For Villanova, Antonio Pena led the way with 17 points on 8-9 shooting, plus nine rebounds and three assists.  Reynolds and Corey Fisher scored 13 points apiece, with Corey Stokes adding 11 off the bench.

March 2, 2009 - Joyce Center - #16 Villanova 77, Notre Dame 60

The Wildcats committed only five turnovers in triumphing at South Bend.  Reynolds had 23 points, half a dozen rebounds, and five assists; Cunningham had 18 points and eight rebounds; Clark had 13 points on 5-7 shooting.

For Notre Dame, Ayers had a game-high 25 points on 8-12 shooting, Harangody had 18 points on 8-16 shooting, plus seven rebounds; no other Irish player had more than five points (McAlarney).

Well, I hope you enjoyed this rivalry history.  Another chapter, Wednesday night...

Go Wildcats!



Anonymous said...

If memory serves me correct the Villanova-Notre Dame series ended in 1984, because VU coach Rolllie Massimino was not happy that ND coach Digger Phelps offered to have his team replace Villanova in a scheduled Sunday afternoon national tv game in Chapel Hill when a blizzard the Philadelphia area, almost prevented the Villanova team from getting down to North Carolina to meet the Heels.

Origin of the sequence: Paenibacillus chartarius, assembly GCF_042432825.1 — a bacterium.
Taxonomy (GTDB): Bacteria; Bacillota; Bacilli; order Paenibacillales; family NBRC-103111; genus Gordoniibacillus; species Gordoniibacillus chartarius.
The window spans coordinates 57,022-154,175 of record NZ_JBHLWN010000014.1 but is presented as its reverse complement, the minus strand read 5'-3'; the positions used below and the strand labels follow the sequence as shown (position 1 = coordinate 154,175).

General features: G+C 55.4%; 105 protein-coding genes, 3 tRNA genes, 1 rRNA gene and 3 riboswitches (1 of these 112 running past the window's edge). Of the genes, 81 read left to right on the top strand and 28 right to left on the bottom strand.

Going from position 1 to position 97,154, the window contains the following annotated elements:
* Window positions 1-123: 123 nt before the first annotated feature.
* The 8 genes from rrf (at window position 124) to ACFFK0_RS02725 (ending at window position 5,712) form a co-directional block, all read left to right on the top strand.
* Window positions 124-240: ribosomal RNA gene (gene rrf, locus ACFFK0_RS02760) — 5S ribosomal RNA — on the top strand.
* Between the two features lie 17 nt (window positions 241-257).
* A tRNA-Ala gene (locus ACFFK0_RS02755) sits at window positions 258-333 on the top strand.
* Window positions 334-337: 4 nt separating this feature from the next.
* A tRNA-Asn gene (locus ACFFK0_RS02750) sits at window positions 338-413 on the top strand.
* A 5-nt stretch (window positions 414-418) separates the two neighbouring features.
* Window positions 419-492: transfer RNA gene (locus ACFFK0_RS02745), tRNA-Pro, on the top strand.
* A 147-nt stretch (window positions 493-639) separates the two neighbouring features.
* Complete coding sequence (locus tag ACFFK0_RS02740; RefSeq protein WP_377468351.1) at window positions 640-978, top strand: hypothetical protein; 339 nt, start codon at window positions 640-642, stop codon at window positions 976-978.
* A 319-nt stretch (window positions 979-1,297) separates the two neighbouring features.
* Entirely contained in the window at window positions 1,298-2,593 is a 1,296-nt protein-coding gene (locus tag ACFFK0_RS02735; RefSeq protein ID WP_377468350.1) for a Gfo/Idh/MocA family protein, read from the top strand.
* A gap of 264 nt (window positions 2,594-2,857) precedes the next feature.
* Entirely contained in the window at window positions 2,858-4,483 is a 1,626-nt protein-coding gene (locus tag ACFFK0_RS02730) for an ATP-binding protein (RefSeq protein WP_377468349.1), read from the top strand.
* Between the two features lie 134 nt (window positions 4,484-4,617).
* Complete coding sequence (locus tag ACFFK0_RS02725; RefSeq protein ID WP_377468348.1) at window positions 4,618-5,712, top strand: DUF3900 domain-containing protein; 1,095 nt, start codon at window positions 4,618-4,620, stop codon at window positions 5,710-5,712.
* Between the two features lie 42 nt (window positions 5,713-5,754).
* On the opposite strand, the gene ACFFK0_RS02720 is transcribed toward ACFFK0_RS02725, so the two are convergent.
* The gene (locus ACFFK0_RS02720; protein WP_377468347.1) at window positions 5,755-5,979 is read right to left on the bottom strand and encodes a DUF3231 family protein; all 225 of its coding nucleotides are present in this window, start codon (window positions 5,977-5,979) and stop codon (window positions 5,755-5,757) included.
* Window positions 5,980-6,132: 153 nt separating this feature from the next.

Villanova Viewpoint Publisher said...


Thanks for the comment. Although I lack firsthand knowledge, I think that your theory is very likely to be correct, as the end came very abruptly and never resumed.

Looking at the records:

Villanova did, in fact, play @ Dean Smith's North Carolina in a regular season game on February 13, 1983 - and according to, that was in fact a Sunday. (That was one year before the final battle with Notre Dame, on January 21, 1984.)

In addition, Carolina was also ranked #1 at the time, and had just won the 1982 national championship. The Tar Heels had such luminaries as Michael Jordan, Sam Perkins, and Brad Daugherty.

Villanova, however, was ranked #12 nationally.

In Chapel Hill, the Wildcats won in an upset, 56-53. Two years later (and with some of the same players, such as Ed Pinckney, Dwayne McClain, and Harold Pressley) they would defeat North Carolina in the Elite Eight, en route to the national championship.

Go Wildcats!